Minister, the question is simple: if you are not going to proceed with a $200-million cut to regulated child care and family resource centres, denounce the plan today and guarantee that you will protect the current level of child care funding and family resource program funding in this province. Will you do that today?

Hon Mr Baird: I have already said that the proposal that was released in the leak is not something I am considering. I don't know how much more clear I can be on that.

The member opposite talked about legacy. I'll tell you the legacy. We're spending more than $700 million supporting parents and their child care needs. That's more than any Ontario government's history. That's more than the government with which she was a member of cabinet, I'll remind her.

She also talks about pay equity. This government has an unprecedented financial commitment to pay equity. We will spend more money supporting pay equity than any government in Ontario's history.

If you measure compassion by how much money you spend, by your own measure this government is showing more compassion.

The member opposite wants to talk about legacy -- high debt, high taxes and high unemployment, and that led to despair in this province. We won't turn back the clock.


Mr Howard Hampton (Kenora-Rainy River): My question is for the Minister of Finance. When economists across the province heard that you were looking at cutting $5 billion from health and education and environmental protection and a host of other services in the midst of a recession, they couldn't believe it themselves.

Toronto-Dominion economist Don Drummond says it would be "draconian" to pull that much money out of the economy. "It would lower the growth rate.... There would be fewer dollars and cents flowing around the economy because every government dollar ends up in some citizen's pocket." He said, "I wouldn't recommend they take $5 billion out of the economy next year."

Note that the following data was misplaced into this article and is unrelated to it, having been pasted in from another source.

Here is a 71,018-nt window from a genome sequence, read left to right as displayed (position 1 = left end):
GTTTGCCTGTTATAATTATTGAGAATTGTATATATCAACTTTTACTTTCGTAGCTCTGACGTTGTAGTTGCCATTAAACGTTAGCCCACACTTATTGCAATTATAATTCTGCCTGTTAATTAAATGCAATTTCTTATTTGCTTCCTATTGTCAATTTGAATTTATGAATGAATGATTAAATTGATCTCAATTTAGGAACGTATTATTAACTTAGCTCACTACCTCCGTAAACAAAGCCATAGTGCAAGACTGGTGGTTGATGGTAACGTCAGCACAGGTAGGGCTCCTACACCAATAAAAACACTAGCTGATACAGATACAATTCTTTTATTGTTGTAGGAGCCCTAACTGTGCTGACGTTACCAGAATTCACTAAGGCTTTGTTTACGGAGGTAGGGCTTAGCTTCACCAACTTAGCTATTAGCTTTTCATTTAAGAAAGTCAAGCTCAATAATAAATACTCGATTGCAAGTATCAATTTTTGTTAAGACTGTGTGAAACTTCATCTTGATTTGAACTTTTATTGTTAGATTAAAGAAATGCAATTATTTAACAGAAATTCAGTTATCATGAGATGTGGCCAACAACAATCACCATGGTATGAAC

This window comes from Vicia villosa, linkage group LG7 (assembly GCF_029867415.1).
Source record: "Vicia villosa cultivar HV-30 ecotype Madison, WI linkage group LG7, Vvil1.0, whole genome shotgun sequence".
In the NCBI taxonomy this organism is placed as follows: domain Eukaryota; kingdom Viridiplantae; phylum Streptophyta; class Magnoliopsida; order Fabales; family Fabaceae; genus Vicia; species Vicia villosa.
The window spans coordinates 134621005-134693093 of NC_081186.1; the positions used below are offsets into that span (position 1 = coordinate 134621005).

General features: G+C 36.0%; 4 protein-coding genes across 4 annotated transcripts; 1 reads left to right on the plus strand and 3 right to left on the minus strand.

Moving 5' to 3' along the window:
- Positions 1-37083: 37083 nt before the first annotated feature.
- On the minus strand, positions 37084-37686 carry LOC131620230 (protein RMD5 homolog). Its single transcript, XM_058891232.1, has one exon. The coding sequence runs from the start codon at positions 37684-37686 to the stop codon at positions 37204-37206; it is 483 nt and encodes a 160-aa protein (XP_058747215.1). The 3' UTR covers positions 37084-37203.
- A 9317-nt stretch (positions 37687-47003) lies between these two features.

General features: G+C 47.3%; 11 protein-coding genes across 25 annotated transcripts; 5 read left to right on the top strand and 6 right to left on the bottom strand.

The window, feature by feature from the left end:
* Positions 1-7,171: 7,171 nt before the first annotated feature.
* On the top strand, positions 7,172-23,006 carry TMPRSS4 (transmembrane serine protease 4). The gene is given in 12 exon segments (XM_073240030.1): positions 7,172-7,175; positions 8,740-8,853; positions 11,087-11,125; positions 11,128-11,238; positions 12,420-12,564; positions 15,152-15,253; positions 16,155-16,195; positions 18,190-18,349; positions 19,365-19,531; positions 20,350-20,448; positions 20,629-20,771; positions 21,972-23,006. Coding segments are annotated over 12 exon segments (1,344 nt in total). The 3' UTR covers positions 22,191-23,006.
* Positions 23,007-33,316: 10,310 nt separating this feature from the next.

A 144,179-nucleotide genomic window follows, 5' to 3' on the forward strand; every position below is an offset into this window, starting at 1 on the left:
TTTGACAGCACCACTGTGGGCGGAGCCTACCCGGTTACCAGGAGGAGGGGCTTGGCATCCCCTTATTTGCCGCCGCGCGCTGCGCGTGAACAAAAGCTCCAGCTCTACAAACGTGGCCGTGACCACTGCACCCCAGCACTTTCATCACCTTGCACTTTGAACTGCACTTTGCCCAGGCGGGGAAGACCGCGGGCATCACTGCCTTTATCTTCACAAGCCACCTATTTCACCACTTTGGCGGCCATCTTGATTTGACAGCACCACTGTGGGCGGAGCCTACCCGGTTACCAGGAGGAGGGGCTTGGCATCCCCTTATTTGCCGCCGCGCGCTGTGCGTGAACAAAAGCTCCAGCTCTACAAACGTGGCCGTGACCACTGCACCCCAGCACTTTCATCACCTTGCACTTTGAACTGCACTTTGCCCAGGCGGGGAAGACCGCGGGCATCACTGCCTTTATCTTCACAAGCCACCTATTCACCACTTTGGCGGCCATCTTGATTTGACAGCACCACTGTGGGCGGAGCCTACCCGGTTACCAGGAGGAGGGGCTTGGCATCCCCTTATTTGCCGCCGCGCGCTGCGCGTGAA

Minister, rather than making the recession worse, rather than killing more jobs, would you kill your corporate tax cuts and your $300 million for private schools so that the services people depend on can continue and we won't be forced to take $500 million out of circulation?

Hon Jim Flaherty (Deputy Premier, Minister of Finance): Again, I'm disappointed that the leader of the third party is off his tax-cutting stance on the retail sales tax and now he's back on increasing taxes, as the Leader of the Opposition is. They labour under the assumption that increasing taxes, increasing the size of government, increasing government spending make for a better Ontario. They did that from 1985 to 1995, and they left the province with an $11-billion deficit for that particular year. As the Minister of Community and Social Services has just said, what it means is very substantial interest payments every year on the public debt, in excess of $9 billion this year, that isn't available to pay for health care and education.